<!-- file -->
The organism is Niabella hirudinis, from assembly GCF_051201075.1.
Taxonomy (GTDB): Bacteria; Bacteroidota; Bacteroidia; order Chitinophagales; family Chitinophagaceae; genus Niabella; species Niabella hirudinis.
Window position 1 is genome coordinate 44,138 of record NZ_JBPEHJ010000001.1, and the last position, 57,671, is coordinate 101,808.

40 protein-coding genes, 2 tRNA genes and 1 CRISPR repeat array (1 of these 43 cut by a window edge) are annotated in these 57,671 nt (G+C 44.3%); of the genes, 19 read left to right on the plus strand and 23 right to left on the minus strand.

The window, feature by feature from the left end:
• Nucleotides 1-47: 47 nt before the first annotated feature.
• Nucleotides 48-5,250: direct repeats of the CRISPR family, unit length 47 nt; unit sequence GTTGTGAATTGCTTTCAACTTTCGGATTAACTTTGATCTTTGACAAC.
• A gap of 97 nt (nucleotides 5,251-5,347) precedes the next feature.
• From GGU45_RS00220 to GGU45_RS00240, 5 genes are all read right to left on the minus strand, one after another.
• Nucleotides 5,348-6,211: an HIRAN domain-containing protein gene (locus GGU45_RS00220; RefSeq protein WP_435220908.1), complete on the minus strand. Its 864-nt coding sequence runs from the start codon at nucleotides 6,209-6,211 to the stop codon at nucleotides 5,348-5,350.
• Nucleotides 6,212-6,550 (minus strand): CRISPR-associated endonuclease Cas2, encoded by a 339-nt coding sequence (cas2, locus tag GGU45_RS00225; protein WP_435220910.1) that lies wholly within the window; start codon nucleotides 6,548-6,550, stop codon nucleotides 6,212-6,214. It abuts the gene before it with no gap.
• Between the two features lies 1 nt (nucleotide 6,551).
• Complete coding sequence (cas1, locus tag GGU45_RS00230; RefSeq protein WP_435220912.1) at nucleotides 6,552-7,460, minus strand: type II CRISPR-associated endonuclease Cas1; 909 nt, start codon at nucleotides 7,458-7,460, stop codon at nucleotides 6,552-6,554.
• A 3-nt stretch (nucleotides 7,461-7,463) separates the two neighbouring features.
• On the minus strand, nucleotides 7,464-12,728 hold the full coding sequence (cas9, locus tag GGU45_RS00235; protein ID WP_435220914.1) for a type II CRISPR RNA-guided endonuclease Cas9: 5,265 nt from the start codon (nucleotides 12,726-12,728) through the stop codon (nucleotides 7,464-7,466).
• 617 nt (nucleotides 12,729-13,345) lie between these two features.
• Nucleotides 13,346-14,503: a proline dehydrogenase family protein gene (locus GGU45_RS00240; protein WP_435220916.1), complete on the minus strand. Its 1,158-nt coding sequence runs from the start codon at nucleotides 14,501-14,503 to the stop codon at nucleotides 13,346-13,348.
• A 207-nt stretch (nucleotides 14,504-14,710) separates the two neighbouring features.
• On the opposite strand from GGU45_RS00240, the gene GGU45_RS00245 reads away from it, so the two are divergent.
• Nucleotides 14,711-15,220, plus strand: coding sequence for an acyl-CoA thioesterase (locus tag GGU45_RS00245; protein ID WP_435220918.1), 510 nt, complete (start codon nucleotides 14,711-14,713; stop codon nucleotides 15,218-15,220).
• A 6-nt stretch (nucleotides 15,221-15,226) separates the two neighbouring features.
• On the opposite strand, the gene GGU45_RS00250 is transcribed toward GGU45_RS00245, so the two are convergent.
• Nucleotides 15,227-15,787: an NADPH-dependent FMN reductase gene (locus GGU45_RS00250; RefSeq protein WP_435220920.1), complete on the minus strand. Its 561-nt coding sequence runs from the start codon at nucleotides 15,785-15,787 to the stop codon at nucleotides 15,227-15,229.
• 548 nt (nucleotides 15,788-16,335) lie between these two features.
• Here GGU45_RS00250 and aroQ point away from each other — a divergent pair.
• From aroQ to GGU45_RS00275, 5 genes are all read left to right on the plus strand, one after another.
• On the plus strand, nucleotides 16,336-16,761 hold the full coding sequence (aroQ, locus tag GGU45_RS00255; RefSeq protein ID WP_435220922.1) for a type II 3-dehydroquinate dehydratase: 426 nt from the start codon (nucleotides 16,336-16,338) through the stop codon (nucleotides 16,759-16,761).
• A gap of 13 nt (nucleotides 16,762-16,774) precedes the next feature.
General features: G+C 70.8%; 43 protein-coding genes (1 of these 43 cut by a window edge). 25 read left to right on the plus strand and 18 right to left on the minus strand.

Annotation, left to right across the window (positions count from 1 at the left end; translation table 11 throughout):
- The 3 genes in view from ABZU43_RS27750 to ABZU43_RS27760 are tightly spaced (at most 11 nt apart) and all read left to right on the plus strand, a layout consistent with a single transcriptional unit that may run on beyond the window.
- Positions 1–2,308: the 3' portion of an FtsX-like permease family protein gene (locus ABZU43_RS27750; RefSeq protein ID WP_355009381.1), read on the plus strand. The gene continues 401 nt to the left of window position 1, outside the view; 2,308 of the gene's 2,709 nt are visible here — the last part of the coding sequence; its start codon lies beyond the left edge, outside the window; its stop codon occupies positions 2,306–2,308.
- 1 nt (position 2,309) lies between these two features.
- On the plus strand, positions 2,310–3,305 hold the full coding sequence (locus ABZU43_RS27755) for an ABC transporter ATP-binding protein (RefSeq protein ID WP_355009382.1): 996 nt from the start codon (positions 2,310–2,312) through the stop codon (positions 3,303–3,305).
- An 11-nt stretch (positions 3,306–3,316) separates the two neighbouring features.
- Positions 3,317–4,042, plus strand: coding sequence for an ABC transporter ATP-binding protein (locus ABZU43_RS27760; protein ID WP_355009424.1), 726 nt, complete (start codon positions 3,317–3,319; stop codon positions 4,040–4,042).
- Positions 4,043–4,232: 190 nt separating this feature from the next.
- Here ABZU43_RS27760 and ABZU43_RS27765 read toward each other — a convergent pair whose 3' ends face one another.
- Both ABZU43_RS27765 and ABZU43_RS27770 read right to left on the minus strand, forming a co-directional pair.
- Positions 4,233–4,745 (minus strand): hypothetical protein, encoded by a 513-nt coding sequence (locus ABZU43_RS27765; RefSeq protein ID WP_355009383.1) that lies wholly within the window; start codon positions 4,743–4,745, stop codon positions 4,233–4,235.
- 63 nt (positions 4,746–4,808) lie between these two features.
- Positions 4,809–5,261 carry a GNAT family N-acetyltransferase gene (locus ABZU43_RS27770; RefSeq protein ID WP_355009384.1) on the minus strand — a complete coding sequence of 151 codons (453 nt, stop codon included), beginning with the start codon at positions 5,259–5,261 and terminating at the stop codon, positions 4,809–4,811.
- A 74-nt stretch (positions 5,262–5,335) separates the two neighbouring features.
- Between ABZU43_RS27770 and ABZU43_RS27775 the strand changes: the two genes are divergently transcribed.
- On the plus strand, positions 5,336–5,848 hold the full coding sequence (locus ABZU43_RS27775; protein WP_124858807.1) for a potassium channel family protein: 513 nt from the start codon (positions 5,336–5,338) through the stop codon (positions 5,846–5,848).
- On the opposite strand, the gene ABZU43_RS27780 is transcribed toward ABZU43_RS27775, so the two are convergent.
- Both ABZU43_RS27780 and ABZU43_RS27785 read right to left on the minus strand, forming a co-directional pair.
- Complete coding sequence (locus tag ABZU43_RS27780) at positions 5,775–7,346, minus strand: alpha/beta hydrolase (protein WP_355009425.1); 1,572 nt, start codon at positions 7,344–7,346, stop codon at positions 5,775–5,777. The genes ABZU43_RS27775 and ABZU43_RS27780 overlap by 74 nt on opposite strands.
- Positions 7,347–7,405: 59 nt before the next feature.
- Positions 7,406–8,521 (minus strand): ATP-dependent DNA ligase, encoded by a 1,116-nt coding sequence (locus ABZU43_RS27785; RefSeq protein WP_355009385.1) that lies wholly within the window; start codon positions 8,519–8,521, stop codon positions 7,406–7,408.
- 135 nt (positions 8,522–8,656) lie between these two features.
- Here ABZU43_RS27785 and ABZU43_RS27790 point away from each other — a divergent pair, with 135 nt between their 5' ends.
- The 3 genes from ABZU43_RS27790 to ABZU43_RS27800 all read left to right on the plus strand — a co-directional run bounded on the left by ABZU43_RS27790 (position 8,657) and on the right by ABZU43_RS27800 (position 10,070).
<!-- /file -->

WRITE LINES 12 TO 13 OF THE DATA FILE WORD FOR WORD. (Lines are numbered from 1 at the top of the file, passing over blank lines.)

• Between the two features lies 1 nt (nucleotide 6,551).
• Complete coding sequence (cas1, locus tag GGU45_RS00230; RefSeq protein WP_435220912.1) at nucleotides 6,552-7,460, minus strand: type II CRISPR-associated endonuclease Cas1; 909 nt, start codon at nucleotides 7,458-7,460, stop codon at nucleotides 6,552-6,554.